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Pandemic takes cybercrime to a new level

How to keep our organizations cyber-secure

Posted by Medavie Blue Cross on October 13, 2021

Editor’s note: This is the second of a two-part series featuring an interview with Chad White, Director Corporate Security, Medavie Blue Cross, on how fraudsters and cybercriminals are exploiting the COVID-19 pandemic to prey on vulnerable Canadians. In this Q&A, Chad shares the top risks we face in our current cyber environment and how we can limit them.

Q. Why is cybercrime on the rise?

A. We live in a hyper-connected world. Everyone has either a smart phone or smart watch and increasingly the household items we use everyday, from our lights to our refrigerator, are connected to our home networks. This puts us at greater risk of a cyber attack, a type of crime no one is truly safe from.

Cybercriminals, being opportunists by nature, are exploiting weaknesses in home networks, which are often less protected, to infiltrate commercial networks and swipe private data, steal identifies or demand ransom.

Q. How has the pandemic impacted cybercrime?

A. When the pandemic sent employees home to work remotely in early 2020, organizations were suddenly doing business outside the secure walls of their normal operations.

As a result, the pandemic has taken cybercrime to a new level. The criminal element, always looking for ways to exploit a crisis, has taken advantage of the vulnerabilities — and anxieties — the pandemic has created.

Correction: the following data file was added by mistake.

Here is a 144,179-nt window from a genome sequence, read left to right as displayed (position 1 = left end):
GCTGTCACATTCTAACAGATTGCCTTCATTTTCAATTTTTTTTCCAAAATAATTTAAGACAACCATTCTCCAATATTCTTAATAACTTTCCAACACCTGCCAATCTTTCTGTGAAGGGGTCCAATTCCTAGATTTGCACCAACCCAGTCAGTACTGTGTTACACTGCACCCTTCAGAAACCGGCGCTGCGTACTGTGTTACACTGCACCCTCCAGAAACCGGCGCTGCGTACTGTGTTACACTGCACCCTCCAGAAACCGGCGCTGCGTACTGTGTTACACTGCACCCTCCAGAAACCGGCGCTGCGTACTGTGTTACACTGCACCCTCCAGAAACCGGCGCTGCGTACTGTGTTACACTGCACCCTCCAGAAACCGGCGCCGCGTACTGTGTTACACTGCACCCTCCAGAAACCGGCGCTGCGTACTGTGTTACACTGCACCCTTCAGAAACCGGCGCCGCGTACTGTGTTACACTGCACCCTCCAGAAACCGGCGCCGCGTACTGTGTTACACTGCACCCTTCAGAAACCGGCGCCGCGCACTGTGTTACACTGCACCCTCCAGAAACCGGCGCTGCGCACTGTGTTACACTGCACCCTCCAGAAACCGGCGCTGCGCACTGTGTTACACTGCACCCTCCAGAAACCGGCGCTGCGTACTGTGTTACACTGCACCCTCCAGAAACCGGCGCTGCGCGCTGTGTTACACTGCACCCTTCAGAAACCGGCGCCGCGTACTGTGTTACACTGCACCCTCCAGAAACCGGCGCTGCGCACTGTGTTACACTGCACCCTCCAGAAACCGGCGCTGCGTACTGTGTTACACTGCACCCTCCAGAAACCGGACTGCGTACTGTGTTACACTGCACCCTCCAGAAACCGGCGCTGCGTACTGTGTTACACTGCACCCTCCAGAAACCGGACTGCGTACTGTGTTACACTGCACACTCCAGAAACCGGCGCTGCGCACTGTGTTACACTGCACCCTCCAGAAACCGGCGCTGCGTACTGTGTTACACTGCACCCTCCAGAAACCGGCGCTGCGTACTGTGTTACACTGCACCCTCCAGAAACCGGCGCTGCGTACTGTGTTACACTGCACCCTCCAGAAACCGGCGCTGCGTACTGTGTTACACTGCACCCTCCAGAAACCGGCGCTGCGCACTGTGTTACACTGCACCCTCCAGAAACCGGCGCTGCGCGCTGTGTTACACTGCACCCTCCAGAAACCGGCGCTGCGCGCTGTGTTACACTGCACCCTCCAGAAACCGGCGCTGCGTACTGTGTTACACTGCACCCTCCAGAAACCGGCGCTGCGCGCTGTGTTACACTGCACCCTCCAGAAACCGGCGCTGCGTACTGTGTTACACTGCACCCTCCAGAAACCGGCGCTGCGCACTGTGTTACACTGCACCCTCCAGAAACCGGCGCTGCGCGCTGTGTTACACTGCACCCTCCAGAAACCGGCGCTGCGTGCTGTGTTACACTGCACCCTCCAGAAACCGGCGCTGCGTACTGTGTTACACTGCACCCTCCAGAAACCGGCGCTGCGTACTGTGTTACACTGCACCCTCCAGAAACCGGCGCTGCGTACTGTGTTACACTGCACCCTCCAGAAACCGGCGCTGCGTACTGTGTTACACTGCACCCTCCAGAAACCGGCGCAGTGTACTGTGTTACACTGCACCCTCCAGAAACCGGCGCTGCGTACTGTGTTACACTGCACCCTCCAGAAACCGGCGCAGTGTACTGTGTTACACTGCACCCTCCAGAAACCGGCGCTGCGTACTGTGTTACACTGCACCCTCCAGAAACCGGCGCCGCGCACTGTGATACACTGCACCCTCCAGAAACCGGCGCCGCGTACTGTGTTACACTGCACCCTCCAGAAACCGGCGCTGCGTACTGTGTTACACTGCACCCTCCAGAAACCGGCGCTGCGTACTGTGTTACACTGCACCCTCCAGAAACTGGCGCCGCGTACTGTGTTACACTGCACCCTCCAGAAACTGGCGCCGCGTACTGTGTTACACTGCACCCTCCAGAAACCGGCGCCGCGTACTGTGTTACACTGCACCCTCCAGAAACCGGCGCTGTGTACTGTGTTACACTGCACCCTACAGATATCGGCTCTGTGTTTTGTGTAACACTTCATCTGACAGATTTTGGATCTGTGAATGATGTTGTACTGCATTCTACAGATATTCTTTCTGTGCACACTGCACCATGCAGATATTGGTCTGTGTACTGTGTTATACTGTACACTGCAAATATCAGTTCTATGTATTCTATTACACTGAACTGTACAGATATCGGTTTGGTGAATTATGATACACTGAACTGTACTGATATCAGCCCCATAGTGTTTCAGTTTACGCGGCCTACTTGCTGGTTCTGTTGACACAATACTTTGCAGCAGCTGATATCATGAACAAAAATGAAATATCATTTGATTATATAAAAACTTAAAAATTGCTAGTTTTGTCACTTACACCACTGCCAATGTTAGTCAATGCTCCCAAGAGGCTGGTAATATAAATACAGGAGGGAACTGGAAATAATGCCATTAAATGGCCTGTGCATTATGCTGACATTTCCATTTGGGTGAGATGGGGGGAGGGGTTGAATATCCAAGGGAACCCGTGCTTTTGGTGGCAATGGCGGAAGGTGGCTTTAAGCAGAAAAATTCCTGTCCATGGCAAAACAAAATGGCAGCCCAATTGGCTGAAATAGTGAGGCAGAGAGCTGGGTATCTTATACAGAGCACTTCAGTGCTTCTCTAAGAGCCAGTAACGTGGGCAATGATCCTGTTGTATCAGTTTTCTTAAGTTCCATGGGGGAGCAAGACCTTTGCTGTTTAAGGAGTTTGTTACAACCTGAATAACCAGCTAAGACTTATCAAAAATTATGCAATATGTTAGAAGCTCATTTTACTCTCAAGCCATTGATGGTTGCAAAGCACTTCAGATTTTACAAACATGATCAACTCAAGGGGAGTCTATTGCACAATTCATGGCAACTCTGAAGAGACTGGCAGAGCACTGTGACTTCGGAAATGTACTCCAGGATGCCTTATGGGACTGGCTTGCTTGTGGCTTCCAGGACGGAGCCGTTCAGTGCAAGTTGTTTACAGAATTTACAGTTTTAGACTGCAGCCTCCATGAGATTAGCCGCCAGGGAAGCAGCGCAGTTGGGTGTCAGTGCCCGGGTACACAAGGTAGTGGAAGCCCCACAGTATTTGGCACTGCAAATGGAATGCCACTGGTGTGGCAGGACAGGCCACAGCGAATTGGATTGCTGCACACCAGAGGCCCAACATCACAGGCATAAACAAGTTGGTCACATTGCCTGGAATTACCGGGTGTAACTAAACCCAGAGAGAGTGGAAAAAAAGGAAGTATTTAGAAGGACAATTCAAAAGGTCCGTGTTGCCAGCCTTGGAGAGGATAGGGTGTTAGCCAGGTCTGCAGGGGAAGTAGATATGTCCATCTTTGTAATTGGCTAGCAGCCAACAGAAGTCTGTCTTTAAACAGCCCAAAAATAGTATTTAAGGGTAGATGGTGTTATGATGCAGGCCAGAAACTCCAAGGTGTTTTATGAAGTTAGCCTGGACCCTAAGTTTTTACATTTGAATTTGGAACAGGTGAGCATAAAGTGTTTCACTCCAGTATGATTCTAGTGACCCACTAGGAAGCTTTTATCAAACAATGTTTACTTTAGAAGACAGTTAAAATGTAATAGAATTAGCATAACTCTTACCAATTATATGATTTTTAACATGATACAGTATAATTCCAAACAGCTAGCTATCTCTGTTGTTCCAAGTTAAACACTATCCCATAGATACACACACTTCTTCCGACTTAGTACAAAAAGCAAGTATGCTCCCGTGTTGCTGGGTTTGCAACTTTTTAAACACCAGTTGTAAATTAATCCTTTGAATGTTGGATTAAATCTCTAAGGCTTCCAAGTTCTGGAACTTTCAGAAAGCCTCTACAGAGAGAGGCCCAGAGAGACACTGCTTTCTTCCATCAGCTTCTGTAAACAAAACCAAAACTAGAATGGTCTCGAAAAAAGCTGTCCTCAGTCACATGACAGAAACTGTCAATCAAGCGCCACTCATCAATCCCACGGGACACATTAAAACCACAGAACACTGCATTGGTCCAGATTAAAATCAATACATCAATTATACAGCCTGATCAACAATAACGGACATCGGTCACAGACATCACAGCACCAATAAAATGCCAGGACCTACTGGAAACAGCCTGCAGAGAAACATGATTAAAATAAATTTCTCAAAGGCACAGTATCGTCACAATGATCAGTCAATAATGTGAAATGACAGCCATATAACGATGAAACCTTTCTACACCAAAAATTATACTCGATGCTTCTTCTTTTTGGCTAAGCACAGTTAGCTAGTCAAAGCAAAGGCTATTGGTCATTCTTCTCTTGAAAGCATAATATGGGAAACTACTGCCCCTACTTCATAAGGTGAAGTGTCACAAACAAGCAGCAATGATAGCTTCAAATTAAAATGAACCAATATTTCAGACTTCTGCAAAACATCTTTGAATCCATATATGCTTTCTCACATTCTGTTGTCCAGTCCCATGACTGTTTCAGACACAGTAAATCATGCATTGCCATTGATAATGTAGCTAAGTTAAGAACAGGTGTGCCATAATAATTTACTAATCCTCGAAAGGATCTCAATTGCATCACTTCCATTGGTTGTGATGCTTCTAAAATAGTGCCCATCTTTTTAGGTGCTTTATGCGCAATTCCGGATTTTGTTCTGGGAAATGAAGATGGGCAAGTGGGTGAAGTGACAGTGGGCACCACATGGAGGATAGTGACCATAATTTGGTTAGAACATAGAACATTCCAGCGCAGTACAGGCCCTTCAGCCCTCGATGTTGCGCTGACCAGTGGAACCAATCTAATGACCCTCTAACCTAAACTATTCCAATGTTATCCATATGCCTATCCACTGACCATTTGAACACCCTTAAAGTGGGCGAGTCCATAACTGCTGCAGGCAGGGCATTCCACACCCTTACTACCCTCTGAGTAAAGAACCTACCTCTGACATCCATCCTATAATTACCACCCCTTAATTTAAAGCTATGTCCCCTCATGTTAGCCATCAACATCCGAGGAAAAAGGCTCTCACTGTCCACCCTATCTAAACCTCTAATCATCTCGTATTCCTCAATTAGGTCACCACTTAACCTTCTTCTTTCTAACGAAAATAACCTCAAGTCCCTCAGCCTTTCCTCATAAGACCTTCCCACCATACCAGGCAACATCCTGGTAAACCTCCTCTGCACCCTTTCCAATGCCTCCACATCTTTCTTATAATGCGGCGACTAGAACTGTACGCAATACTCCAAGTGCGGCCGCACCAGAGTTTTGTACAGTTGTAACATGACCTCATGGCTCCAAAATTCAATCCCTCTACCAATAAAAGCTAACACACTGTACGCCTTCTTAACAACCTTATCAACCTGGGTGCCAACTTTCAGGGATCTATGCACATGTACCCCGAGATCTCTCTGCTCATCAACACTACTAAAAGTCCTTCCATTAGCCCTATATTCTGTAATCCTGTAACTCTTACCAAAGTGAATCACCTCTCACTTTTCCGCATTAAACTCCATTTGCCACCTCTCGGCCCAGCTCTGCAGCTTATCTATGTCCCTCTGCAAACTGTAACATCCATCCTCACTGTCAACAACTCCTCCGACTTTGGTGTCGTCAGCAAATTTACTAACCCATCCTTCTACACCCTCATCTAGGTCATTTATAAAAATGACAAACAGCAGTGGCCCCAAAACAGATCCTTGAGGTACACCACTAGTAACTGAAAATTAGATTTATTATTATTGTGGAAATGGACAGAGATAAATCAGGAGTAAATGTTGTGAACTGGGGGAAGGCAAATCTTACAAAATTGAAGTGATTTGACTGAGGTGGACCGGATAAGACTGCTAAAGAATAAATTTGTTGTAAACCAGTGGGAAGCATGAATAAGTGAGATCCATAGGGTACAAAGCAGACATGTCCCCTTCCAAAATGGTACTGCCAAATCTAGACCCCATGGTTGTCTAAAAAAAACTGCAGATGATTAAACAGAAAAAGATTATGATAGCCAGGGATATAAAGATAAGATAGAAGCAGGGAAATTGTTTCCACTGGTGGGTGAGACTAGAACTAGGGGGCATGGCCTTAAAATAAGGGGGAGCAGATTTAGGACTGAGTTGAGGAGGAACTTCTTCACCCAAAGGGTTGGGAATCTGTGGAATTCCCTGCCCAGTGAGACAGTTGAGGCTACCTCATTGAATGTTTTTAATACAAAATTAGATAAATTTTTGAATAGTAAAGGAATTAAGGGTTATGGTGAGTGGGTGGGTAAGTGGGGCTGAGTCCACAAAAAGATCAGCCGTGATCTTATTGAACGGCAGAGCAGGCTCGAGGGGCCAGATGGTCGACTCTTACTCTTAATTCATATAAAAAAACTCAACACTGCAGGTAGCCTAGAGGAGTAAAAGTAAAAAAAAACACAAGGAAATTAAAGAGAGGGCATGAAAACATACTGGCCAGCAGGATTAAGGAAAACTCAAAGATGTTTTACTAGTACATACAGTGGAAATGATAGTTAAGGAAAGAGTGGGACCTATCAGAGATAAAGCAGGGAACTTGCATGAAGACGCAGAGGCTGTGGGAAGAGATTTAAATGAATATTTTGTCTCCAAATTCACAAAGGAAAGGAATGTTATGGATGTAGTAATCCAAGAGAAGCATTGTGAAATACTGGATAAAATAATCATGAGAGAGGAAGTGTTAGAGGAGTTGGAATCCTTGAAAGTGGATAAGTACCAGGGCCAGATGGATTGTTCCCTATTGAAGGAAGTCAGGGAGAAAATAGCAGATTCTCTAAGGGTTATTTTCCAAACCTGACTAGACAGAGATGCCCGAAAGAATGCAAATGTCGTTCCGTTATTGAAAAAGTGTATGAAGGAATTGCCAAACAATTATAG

From bogus fundraising efforts to fake COVID-19 testing kits, fraudsters and cybercriminals were quick to adapt their methods and find new ways scam, hack and defraud us.

Within months of the pandemic, some security companies were reporting cybersecurity threats at 600 to 800 times the pre-pandemic level.

Q. How has cybercrime impacted the health care and health insurance?

A. These sectors, which include health clinics, insurers and pharmacies, are particularly vulnerable to cybercrime because of the type of information they hold.

The average value of a personal medical record, which contains patients’ home addresses, birthdates and social insurance numbers, is 10 times greater than any other type of records on the market.

In fact, it’s the most valuable record in the world for fraudsters, hackers and scammers. They can use this information to gain access to bank accounts or credit cards and cheat us out of our money.

If it were a country, cybercrime would have the 13th largest Gross Domestic Product (GDP) on the planet.

Q. How can we protect ourselves against cyber threats and attacks?

A. There are several ways we can minimize our risk of cybercrime.

  • Make sure that every device you use has a firewall or antivirus.
  • Never share the name of your personal network.
  • Use long passwords with some complexity, such as a sentence, instead of a single complex word.

Ask yourself these questions when you receive a suspicious email:

  • Do I know this person?
  • Was I expecting this communication?
  • Is this an unusual request?

Q. How does Medavie Blue Cross view cybercrime?

A. As the manager of health benefits for 1 in 12 Canadians, and steward of their health information, we are committed to protecting to the integrity and sustainability of member plans.

We do this through our comprehensive fraud mitigation and cybersecurity programs.

Our programs employ state-of-the-art capabilities to monitor, prevent, detect, enforce and resolve any attempts to defraud benefit plans or breach client data ― with strict controls and process in place, at all levels of our organization.

Q. What is Medavie Blue Cross doing to prevent cybercrime, now and in the future?

A. The cybersecurity landscape and associated threats are constantly evolving, meaning we need to constantly enhance our security controls to protect both the organization and our valued customers. These controls monitor and detect the movement of sensitive personal and health information.

Maintaining the availability and security of our systems is paramount and we continue to invest heavily in enhancements to technology and training as new threats and safeguards emerge.

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